If Saudi Arabia didn’t already have enough worries in a fast-changing Middle East, yet another crisis hit home for the desert kingdom: alleged hospitalization of King Salman, thought to have Alzheimer’s disease or some form of dementia. He only assumed the throne in January.
While the 79-year-old monarch’s hospital stay surprised many in the West, the question global affairs and security analysts ask is: What might the future look like for Saudi Arabia now that the controversial king is sidelined? Will the rest of the royal family accept and allow Crown Prince Muhammad bin Nayef to lead? Or will the kingdom’s royal family see division within the ranks?
These events could coalesce into a major political storm, significantly increasing the risk of instability not only within the kingdom but across the greater, strife-torn Middle East (if that’s even possible).
This turn of events comes on the heels of shocking news. London’s Guardian credits claims by an anonymous Saudi prince who states that two letters have circulated among senior members of the royal family encouraging them to stage a coup against King Salman. The rationale is the king and his powerful 30-year-old son, Deputy Crown Prince Mohammed bin Salman, have pursued dangerous policies that are leading the kingdom to political, economic and military ruin. Disclosure of these memos raises serious concerns. I find myself recalling the assassination of King Faisal in 1975.
Should royal infighting reveal itself to the outside world, it’ll mark the start of the end for the Kingdom of Saudi Arabia as we know it. Far-reaching consequences will resound not only economically and politically but religiously and geopolitically. How?
War in Yemen: The kingdom finds itself entangled in a conflict with a next-door neighbor with no end in sight. King Salman and his son miscalculated. The longer Saudi forces continue to engage the Houthis, the more likely internal dissension within the kingdom itself grows. Images broadcast on al-Jazeera show Saudi Arabia, an outrageously rich country, pummeling Yemen, one of the poorest in the Arab world. All this generates criticism of the Saudis and sympathy for Houthi rebels.
The driving force behind the kingdom’s engagement in Yemen is the king’s son, serving as defense minister, who wants to show the world that, despite his youth, he can make tough calls. However, his actions in Yemen thus far demonstrate his reckless approach to international affairs, lack of experience and the absence of an exit strategy, leading to mounting costs for the kingdom in blood and treasure and growing international criticism.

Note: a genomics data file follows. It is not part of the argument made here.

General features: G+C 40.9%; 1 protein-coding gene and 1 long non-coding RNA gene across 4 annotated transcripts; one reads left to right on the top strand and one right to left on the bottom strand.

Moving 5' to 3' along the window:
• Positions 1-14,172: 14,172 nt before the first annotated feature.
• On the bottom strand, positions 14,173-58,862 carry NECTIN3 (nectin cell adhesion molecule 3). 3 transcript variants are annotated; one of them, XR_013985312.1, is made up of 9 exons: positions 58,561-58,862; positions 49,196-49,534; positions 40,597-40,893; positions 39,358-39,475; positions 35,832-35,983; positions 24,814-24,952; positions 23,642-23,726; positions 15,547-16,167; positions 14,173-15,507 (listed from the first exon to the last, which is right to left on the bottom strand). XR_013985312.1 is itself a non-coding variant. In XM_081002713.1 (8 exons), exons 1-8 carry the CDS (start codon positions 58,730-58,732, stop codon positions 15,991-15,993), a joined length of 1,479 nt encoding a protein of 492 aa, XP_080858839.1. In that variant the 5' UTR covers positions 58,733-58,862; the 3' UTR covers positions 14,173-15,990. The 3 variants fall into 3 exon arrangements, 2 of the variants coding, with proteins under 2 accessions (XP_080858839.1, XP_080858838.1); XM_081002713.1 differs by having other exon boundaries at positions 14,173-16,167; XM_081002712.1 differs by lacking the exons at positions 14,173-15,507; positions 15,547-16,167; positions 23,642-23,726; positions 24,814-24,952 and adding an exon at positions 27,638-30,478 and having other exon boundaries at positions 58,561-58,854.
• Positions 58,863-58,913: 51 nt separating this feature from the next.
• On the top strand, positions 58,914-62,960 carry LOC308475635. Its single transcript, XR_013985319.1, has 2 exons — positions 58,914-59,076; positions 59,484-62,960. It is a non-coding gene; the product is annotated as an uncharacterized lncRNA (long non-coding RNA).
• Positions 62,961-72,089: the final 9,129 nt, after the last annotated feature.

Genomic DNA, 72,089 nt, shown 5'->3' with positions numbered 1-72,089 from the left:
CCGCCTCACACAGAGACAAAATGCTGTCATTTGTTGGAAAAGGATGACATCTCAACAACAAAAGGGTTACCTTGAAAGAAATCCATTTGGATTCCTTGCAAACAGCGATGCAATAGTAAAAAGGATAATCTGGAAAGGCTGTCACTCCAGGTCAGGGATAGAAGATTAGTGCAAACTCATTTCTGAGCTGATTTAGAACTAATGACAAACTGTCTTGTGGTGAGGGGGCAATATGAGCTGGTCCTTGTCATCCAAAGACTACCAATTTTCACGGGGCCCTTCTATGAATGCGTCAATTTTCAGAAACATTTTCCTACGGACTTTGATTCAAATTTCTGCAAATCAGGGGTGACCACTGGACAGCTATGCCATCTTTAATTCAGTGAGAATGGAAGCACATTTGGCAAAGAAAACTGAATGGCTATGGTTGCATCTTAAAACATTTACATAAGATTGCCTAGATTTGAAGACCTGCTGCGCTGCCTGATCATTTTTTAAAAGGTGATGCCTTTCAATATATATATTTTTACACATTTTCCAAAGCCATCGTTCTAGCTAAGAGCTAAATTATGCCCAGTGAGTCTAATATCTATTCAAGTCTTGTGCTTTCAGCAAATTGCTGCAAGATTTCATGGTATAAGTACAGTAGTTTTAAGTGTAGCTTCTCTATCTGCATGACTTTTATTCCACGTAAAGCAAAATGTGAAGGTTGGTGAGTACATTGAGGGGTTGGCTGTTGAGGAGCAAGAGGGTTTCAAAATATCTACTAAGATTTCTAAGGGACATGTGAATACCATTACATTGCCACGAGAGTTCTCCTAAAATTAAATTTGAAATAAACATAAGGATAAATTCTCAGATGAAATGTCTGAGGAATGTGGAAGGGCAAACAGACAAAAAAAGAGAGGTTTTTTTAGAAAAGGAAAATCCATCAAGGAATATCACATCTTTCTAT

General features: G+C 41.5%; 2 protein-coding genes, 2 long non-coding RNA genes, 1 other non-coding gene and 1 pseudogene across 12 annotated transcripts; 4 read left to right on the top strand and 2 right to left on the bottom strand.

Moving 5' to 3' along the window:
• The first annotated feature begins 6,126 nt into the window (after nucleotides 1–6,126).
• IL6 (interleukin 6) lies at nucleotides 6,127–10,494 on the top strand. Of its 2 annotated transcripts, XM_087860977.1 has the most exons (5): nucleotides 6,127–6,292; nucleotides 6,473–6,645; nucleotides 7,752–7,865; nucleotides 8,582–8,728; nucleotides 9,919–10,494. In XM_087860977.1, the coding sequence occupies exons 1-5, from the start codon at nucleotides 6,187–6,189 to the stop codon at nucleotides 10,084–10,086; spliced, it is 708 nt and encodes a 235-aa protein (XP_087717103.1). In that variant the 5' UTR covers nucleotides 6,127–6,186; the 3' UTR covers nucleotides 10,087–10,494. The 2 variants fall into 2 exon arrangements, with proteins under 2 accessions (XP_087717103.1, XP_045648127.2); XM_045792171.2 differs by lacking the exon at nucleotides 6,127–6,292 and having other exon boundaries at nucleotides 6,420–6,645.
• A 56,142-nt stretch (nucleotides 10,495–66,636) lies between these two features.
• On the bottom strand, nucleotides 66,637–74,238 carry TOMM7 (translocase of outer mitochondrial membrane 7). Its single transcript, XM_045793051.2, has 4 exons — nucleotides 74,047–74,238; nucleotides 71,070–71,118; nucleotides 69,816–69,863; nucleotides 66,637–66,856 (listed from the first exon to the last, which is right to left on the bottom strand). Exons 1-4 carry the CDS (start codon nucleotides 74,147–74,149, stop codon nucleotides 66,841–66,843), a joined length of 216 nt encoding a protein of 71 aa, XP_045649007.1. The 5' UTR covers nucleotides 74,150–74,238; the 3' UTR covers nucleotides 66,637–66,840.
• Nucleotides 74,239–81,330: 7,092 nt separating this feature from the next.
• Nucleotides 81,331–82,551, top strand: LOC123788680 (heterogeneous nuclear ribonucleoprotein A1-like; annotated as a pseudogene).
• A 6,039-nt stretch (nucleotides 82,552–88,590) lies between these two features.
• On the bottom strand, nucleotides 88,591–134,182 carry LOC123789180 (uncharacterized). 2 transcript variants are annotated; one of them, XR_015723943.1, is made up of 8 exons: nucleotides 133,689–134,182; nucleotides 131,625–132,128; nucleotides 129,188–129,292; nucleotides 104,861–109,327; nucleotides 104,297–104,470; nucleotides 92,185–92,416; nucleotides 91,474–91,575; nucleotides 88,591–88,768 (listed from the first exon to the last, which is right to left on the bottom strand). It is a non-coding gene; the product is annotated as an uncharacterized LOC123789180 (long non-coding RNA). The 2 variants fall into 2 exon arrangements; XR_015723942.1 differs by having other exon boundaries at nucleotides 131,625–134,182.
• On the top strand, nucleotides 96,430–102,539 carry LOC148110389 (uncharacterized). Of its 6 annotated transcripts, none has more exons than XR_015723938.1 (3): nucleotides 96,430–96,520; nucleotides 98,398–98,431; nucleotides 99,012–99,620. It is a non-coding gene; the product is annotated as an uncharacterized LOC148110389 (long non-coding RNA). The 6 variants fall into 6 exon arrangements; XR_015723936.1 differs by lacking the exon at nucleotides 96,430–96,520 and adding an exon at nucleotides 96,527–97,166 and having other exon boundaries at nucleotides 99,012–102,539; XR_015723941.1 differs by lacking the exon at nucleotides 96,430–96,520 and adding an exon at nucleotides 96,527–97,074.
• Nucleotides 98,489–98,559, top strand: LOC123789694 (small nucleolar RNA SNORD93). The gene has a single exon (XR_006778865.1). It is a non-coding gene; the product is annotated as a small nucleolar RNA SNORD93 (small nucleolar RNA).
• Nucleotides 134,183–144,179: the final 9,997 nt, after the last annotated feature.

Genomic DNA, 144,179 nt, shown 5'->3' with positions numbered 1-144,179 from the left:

Economic chaos: The drop in oil prices by more than 50 percent the past year is sending the kingdom’s economy into a tailspin. Thinking among Saudi elites was to (a) maintain the kingdom’s level of global oil production; (b) fight for its global market share; and (c) allow oil prices to collapse. Theoretically, this would eventually drive the competition — especially the United States — out of the energy business, paving the way for a subsequent return to higher oil prices. But the strategy proved to be ill-conceived. The result is the kingdom’s deficit approaching 20 percent — more than $100 billion. This outcome compels the kingdom to deplete its huge foreign exchange reserves at a record rate (about $12 billion per month).
Tension with Iran: While Saudi Arabia is home to Islam’s two holiest sites (Mecca and Medina), the latest tragedy — a stampede at the Hajj in Mecca that resulted in the deaths of at least 239 Iranian pilgrims (among many others) — has only fueled tensions between Iran and the kingdom. The two were already crossways over the nuclear issue and Iran’s destabilizing activities throughout the region. In addition, both countries are fighting through their proxies in Syria and Yemen.
I’ll argue Russia’s military intervention in Syria has escalated the political tensions to higher level. Of interest is the Iranian-Russian military coalition to keep the Assad regime in power and battle rebels that the kingdom and the United States support. Recently, Saudi Arabia shipped 500 TOW antitank missiles to the Free Syrian Army (FSA). These missiles, unlike other projectiles such as RPGs can be used from significant distance. This support, however, would not change the outcome.
Where from here? Russia’s airstrikes in Syria underscore a broader threat to the kingdom: Put all the problems together and Saudi Arabia, more than ever, looks politically vulnerable. Its dependence on the United States for its survival the last 70 years seems to be near an end. The United States is no longer in position to play its traditional role as the only guarantor of Middle East stability. One can only imagine the scenario in which the house of Al-Saud is forced to relinquish power to another entity from within that does not share Washington’s aspirations and/or agenda. That means our next president will face one more serious geopolitical headache: an unstable Saudi Arabia, the world’s largest exporter of oil, site of Islam’s holiest sites and a country equally bountiful in advanced American weapons and very angry Wahabi Sunni Muslims.